In 2010, Congress passed the health care bill colloquially known as Obamacare. The bill made some dramatic changes to health care in the US — but it may also shift a lot of focus to health care translation as well.
Obamacare specifically requires translation and interpreting services to be available to anyone who needs them. The government will be looking to make sure these health care translations are indeed available and accurate.
The bill also has specific requirements regarding the translation of health care plans.
Poor health care translations, such as those done by a computer program, are more than just an inconvenience. A poor health care translation puts a patient’s life on the line.
Studies on Poor Health Care Translation
In 2009, both New York City and the state of California passed laws that required pharmacies and some health care providers to provide translation and interpreting services to patients not proficient in English.
To see if this service was being provided in New York, a doctor and research assistant visited pharmacies in The Bronx, New York, where 44 percent of residents speak Spanish as their primary language.
Their findings, which they published in the medical journal “Pediatrics,” were shocking. Nearly 25 percent of the pharmacies they visited didn’t offer health care translations, despite the law that says they are absolutely necessary.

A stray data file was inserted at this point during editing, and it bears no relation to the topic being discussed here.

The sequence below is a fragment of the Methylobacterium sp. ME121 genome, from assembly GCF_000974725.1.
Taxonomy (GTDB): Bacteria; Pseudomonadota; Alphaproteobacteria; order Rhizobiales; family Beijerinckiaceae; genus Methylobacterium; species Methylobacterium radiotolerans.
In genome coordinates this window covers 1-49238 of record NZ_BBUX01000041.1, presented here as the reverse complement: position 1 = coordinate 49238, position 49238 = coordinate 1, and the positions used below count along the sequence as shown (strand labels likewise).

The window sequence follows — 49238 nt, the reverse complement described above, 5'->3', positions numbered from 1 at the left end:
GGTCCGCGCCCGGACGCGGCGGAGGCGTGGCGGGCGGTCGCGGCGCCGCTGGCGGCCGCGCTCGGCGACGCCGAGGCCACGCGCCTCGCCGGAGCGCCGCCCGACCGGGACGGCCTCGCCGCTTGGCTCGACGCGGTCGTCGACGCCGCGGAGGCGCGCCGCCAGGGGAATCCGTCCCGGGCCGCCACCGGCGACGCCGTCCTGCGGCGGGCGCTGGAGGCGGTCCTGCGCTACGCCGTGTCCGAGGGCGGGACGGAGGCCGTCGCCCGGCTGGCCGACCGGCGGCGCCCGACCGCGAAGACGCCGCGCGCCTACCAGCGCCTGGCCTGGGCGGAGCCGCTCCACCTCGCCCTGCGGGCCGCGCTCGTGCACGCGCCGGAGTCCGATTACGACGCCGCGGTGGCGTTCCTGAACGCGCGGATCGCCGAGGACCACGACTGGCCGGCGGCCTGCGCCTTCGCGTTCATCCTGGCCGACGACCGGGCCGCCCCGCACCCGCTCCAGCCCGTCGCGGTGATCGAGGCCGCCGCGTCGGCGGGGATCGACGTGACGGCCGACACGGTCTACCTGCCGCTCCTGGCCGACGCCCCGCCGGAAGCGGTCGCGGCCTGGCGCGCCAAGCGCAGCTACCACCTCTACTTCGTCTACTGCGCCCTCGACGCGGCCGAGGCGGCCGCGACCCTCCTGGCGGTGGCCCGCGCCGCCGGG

A recent study by the American Academy of Pediatrics claimed that two out of every three poor translations in health care have serious clinical consequences.
Machine Translation in Health Care
The root of many of these poor translations is a machine or computer translation program. Of the pharmacies that did provide health care translation, more than 80 percent used computer programs to translate the labels. Some pharmacies used bilingual staff members to provide prescription translations, and only about 3 percent used a professional translation and interpreting service.
Machine translations are prone to many errors. As part of the New York City study, 76 prescription label translations were generated using 13 different computer translation programs.
More than 50 percent of the prescription translations had serious errors. Thirty translations were incomplete, and six had spelling or grammatical errors.
Many were just confusing, resulting in labels with directions like these:
- Apply to affected area twice to the indicated day like.
- Take 1.2 aldia give dropperfuls with juice eleven to day.
- Taking 0.6 mL 2 times to the day by little with juice.
Professional Health Care Translation & Interpreting
Human translators and interpreters are clearly more reliable than machines — but patients need access to them!
The New England Journal of Medicine recounted the story of a Spanish-speaking 18-year-old who told his girlfriend he felt “intoxicado” before he collapsed her floor. When she and her mother repeated the word to English-speaking doctors, they treated the patient for a drug overdose.
However, “intoxicado” does not mean “intoxicated” — it means “nauseated.” It wasn’t until a day and a half later that doctors realized he had not overdosed at all and instead had blood clots forming around his brain. The mistranslation resulted in quadriplegia. The patient received $71 million in a lawsuit.
The demand for accurate translation in health care is rising as the US government mandates that health care be available for residents — no matter what language they speak. Health care providers should align themselves with professional translation and interpreting services to avoid costly and potentially fatal mistakes.